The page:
For years I’ve accumulated clean offcuts of cotton letterpress paper. I just don’t have the heart to throw it out in the regular recycling, so I’ve been squirreling it away in the hopes of finding a papermaker who would appreciate having it. Well… I held on long enough for that papermaker to be me. I like the idea of recycling a lovely material into fresh sheets of paper. They come to me as machine-made papers that are manufactured to careful measurements of weight, density, caliper, color and finish. I’m not able to get that level of exactitude with this rustic process, and I’m certainly not able to keep all the bits of the universe out that seem to be DYING to make it into the vat and onto the mould. And I do mean literally DYING, as some insects and arachnids have found their end in the watery vat. But when I show the samples to people, they seem to like it far more than they like the machine-made papers. I guess we all to some extent like to see a little evidence of human processes in craftwork. And while I’m the first to admit that some irregularity can create warmth and charm, I am not the type of person to settle with that. I very much want to make VERY CLEAN BEAUTIFUL PERFECT WHITE HANDMADE PAPER. So it’s practice time, and from what I’ve read, the process of sheet formation at the vat can take years of constant practice to master, and that’s alright with me.

So far we have only begun to test this soft paper in terms of how it folds, tears, and preliminarily takes ink. We haven’t really begun to test what kinds of chemistry (sizing) will be needed to make it optimum to receive ink. For now, we are focusing on getting into a rhythm and learning how to form a nice, smooth sheet without too-obvious problems. Controlling the weight of the paper is also going to be a learning process, as it’s really so much a by-feel sort of thing. How much pulp in the water yields a sheet heavy enough for a business card? How much for a broadside? How much for envelopes? You could go about this two ways… by pure measurement, which is compelling, or by training the sensor. I do so much measuring in my letterpress work, I feel I will enjoy taking the latter method, and training my eyes, hands, and body to develop the sensory understanding of how to get the thickness of papers I want.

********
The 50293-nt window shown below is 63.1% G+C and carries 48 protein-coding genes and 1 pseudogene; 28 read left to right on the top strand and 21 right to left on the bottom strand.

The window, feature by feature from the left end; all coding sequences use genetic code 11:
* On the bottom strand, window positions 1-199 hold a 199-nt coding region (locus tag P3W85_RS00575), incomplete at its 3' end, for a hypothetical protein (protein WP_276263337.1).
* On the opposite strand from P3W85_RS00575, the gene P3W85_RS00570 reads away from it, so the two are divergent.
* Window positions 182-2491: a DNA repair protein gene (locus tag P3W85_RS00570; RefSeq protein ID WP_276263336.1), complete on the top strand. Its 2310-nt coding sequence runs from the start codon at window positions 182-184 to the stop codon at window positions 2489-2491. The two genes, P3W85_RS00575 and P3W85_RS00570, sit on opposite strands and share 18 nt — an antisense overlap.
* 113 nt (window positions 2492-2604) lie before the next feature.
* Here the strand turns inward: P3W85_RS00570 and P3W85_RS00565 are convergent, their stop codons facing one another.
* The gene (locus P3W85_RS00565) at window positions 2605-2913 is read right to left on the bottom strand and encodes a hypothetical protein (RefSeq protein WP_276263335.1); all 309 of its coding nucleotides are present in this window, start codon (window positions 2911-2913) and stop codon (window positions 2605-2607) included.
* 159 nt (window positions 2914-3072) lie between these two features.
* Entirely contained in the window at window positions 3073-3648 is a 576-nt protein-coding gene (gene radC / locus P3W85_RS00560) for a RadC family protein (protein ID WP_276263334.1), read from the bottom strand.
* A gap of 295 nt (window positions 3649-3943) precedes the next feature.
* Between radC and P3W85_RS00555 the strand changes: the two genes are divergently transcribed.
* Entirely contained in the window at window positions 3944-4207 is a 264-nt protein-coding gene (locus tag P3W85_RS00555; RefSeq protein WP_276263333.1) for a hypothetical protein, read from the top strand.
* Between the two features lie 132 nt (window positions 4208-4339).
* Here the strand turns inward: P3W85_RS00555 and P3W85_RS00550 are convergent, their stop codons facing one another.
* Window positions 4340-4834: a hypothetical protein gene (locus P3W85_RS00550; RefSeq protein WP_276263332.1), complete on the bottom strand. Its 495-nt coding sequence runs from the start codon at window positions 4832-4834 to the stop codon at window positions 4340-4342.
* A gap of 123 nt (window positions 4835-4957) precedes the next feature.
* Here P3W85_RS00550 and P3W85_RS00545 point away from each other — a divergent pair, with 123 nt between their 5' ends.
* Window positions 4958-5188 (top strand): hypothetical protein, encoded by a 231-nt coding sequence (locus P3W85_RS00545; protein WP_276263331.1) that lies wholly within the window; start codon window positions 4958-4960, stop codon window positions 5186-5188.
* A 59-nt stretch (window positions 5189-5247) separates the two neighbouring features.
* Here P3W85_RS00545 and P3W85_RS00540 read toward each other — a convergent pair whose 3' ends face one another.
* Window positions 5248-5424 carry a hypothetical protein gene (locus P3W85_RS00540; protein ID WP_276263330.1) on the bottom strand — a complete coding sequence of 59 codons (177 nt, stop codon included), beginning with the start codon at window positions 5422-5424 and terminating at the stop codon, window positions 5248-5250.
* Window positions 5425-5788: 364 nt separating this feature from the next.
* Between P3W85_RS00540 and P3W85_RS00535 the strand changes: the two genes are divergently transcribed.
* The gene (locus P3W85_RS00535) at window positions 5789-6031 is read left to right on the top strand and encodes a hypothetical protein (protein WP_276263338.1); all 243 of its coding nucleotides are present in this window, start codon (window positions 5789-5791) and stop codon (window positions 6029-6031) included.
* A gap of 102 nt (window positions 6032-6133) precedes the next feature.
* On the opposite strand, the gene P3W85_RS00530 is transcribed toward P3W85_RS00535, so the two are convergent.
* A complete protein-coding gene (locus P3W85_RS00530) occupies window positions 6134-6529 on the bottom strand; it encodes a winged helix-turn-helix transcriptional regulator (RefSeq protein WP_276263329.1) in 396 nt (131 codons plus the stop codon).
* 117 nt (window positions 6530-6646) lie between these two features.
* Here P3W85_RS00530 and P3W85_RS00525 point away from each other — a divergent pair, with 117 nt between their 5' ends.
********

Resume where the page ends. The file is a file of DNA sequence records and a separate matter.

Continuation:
It’s kind of funny that after so many, many years of putting ink on paper, I could be THIS excited to create blank paper. Maybe that’s both a logical beginning and a logical endpoint for my work. I started my young life fascinated with paper. Maybe on my last day of life I will create the most perfect sheet of white paper, and it will carry no signs or symbols, persuasions, narratives or exhortations whatsoever. I think that would be a great way to sign off.


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Owner, designer, printer at an historic letterpress printshop

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